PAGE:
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Financial markets have been volatile since the start of 2022. After two years of strong returns and muted volatility, market participants are now trying to navigate an environment where central banks are shifting away from their post-COVID easing policies amid growing stagflationary and geopolitical risk. While news headlines paint a bleak outlook, we have a more sanguine view of where European growth and inflation may be heading over the balance of 2022. Against this more uncertain backdrop, we expect greater volatility, both in spreads and interest rates, but we do not see a default cycle on the horizon. On the upside, European high yield offers substantial income and a relative lack of interest-rate sensitivity. Recent spread widening has created a potentially attractive entry point into the European high-yield market for investors looking to capture income and total return.
Since the global financial crisis, the European Central Bank (ECB) has supported the financial system with quantitative easing, acting as both a liquidity provider and suppressor of volatility. However, more recently, the ECB has had to reassess its accommodative policy stance due to rising inflationary pressures in the wake of the COVID-19 crisis. This trend has been exacerbated by Russia’s invasion of Ukraine, which triggered a sharp spike in European commodity prices as the region tries to reduce its reliance on Russian oil and gas.
While rising inflation is likely to weigh on Europe’s economic outlook, we still anticipate growth to be positive for the region in 2022. Even after adjusting our estimates to account for the dual shock of the Russia/Ukraine war and a slowdown in China, we project growth of 2% – 3% for the eurozone in 2022. Further, while currently at elevated levels, we expect inflation to trend downwards over the remainder of 2022, to around 2.5%.
Significantly, our proprietary country vulnerability framework, which assesses creditworthiness based on six key macroeconomic factors, currently ranks Europe favourably, as highlighted in Figure 1, which shows the strength of Europe’s overall fundamental score relative to its history. Based on this analysis, European corporate fundamentals remain intact and, as such, we view any further credit spread widening as advantageous for European high yield.
In this type of volatile environment, we believe deep fundamental research is critical to identifying companies with sustainable business models that can bring about further credit improvement. While European high-yield issuers have generally been focused on balance-sheet improvement since the start of the COVID-19 crisis, we are beginning to observe more aggressive financial policy behaviour from some issuers, as evidenced by a modest increase in the use of issuance proceeds for dividends and acquisition financing.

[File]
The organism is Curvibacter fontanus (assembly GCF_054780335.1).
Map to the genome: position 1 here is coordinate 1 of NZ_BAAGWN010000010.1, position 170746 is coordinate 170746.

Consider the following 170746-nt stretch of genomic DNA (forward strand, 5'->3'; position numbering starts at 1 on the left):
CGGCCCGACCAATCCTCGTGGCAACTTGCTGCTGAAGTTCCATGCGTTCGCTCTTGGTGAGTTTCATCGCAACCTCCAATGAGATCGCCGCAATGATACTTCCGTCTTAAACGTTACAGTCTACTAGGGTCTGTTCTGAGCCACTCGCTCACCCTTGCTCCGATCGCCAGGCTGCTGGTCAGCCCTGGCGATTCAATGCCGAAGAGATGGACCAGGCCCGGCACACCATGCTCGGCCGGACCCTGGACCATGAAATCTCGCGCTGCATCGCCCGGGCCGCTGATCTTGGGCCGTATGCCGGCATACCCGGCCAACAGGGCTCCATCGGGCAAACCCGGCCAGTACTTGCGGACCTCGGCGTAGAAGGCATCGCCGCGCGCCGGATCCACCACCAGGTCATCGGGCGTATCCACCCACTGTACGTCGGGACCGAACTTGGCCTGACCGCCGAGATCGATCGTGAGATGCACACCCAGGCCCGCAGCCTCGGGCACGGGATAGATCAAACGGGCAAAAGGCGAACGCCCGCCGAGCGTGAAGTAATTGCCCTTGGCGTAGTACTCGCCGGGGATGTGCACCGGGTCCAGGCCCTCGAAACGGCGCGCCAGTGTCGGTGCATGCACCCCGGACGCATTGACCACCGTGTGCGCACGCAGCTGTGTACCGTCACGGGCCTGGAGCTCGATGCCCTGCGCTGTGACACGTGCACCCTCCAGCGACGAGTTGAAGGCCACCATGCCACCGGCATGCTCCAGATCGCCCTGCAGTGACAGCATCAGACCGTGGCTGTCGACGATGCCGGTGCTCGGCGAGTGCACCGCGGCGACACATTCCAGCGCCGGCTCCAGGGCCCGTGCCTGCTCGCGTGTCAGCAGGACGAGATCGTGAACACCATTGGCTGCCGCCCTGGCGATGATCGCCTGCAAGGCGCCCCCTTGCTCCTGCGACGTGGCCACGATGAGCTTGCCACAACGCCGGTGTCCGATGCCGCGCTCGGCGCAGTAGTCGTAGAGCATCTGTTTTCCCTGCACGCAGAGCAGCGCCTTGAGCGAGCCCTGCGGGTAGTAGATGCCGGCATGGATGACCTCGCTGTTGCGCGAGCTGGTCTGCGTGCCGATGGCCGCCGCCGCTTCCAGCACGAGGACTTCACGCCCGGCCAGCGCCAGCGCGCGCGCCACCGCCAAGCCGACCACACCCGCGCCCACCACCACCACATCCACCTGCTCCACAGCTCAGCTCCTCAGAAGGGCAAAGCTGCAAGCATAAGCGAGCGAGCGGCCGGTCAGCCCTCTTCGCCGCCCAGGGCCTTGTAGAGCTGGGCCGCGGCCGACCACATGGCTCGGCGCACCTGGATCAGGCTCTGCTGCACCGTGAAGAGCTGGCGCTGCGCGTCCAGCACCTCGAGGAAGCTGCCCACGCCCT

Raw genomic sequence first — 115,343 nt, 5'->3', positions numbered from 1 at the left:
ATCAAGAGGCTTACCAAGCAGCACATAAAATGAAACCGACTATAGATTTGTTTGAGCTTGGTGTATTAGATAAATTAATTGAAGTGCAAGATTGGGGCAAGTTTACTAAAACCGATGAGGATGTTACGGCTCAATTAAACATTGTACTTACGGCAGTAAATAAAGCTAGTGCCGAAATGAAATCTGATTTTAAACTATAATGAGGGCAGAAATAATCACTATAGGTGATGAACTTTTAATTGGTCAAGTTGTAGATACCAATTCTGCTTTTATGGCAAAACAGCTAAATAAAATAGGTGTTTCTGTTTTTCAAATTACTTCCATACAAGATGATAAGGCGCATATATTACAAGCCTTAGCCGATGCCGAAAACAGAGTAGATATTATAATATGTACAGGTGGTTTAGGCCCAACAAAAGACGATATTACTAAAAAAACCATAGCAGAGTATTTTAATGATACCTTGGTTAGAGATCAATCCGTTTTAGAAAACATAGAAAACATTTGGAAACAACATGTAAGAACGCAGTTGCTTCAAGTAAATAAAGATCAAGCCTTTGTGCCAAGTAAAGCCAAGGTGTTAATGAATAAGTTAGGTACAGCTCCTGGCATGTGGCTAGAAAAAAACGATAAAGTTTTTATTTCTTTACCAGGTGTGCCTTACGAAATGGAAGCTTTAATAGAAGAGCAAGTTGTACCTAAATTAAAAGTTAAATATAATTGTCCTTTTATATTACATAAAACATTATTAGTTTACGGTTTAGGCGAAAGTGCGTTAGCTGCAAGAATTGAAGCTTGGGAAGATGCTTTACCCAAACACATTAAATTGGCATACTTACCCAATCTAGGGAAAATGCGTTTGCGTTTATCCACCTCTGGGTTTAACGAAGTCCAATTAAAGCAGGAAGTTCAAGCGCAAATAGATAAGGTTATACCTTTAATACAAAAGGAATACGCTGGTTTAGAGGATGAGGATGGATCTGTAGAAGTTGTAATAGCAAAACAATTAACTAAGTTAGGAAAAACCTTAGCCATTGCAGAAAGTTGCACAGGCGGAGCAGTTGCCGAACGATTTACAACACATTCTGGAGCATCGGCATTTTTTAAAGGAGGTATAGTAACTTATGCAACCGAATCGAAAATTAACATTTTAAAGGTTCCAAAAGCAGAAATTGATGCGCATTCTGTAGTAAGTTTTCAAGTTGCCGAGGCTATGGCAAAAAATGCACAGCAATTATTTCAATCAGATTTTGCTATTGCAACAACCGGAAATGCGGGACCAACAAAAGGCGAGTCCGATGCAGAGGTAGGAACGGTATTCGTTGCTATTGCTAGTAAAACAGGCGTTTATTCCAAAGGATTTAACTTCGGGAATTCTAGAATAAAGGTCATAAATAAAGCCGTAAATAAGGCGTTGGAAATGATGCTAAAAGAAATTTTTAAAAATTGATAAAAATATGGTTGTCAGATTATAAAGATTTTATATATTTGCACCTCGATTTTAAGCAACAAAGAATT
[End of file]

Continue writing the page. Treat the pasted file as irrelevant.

The rapid increase in European regulation related to sustainability is likely to expand the gap between the best- and worst-performing companies in this opportunity set. Equally, as investor trends react to these regulations, we expect companies with stronger ESG credentials to experience higher capital flows. Having the ability to identify the more promising ESG performers through fundamental research can, in our view, be an alpha driver in managing European high-yield portfolios. We therefore incorporate ESG themes into our security-selection process to help identify companies with the potential for attractive long-term performance. Through our research, we have found that social factors such as corporate culture and employee satisfaction rates tend to most directly impact a company’s ability to produce sustainable cash flows. This is, in part, because companies with higher employee satisfaction rates tend to have lower personnel turnover and stronger cultural values, resulting in a more productive and experienced workforce.
The recent increase in volatility has put upward pressure on both interest-rate and credit markets, causing option-adjusted spreads for euro high yield to widen to 474 basis points as of May 31. Euro high-yield spreads, as measured by the ICE BofA Euro High Yield Constrained Index, now rank in the 71st percentile relative to history, creating attractive buying opportunities in the asset class. This is particularly true for investors looking for income and total return because high-yield issuers offer significantly greater yields relative to government and investment-grade bonds, as depicted in Figure 2 below, with the added benefit of being less volatile than equities.
As the ECB continues its path towards less accommodative policies, we expect yields to continue moving higher, which, compared to the broader fixed income markets, may favour European high yield as the asset class tends to be more insulated from rising interest rates given its generally lower maturities than traditional fixed income assets. This environment could provide a compelling backdrop for European high-yield investors with access to the deep fundamental research expertise to help reposition their portfolios for this fast-changing world.